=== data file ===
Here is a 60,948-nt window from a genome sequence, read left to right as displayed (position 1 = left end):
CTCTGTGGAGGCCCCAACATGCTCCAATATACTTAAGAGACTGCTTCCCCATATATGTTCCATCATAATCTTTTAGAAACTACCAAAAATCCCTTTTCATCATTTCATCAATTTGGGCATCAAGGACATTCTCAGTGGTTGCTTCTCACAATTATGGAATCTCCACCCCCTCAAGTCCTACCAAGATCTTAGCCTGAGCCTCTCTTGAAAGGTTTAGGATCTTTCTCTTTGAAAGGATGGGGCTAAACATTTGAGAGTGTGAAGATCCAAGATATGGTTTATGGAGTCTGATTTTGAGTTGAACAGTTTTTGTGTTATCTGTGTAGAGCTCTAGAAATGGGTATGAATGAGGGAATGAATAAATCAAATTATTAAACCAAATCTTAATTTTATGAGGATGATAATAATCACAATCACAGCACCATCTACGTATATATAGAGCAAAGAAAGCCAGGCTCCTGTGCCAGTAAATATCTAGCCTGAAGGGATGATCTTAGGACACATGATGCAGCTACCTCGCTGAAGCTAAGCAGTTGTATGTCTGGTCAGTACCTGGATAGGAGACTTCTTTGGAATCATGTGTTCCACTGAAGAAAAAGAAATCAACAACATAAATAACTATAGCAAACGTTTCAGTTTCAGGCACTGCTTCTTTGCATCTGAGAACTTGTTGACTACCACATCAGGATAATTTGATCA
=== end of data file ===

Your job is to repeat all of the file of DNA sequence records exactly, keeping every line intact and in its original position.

Here is a 60,948-nt window from a genome sequence, read left to right as displayed (position 1 = left end):
CTCTGTGGAGGCCCCAACATGCTCCAATATACTTAAGAGACTGCTTCCCCATATATGTTCCATCATAATCTTTTAGAAACTACCAAAAATCCCTTTTCATCATTTCATCAATTTGGGCATCAAGGACATTCTCAGTGGTTGCTTCTCACAATTATGGAATCTCCACCCCCTCAAGTCCTACCAAGATCTTAGCCTGAGCCTCTCTTGAAAGGTTTAGGATCTTTCTCTTTGAAAGGATGGGGCTAAACATTTGAGAGTGTGAAGATCCAAGATATGGTTTATGGAGTCTGATTTTGAGTTGAACAGTTTTTGTGTTATCTGTGTAGAGCTCTAGAAATGGGTATGAATGAGGGAATGAATAAATCAAATTATTAAACCAAATCTTAATTTTATGAGGATGATAATAATCACAATCACAGCACCATCTACGTATATATAGAGCAAAGAAAGCCAGGCTCCTGTGCCAGTAAATATCTAGCCTGAAGGGATGATCTTAGGACACATGATGCAGCTACCTCGCTGAAGCTAAGCAGTTGTATGTCTGGTCAGTACCTGGATAGGAGACTTCTTTGGAATCATGTGTTCCACTGAAGAAAAAGAAATCAACAACATAAATAACTATAGCAAACGTTTCAGTTTCAGGCACTGCTTCTTTGCATCTGAGAACTTGTTGACTACCACATCAGGATAATTTGATCA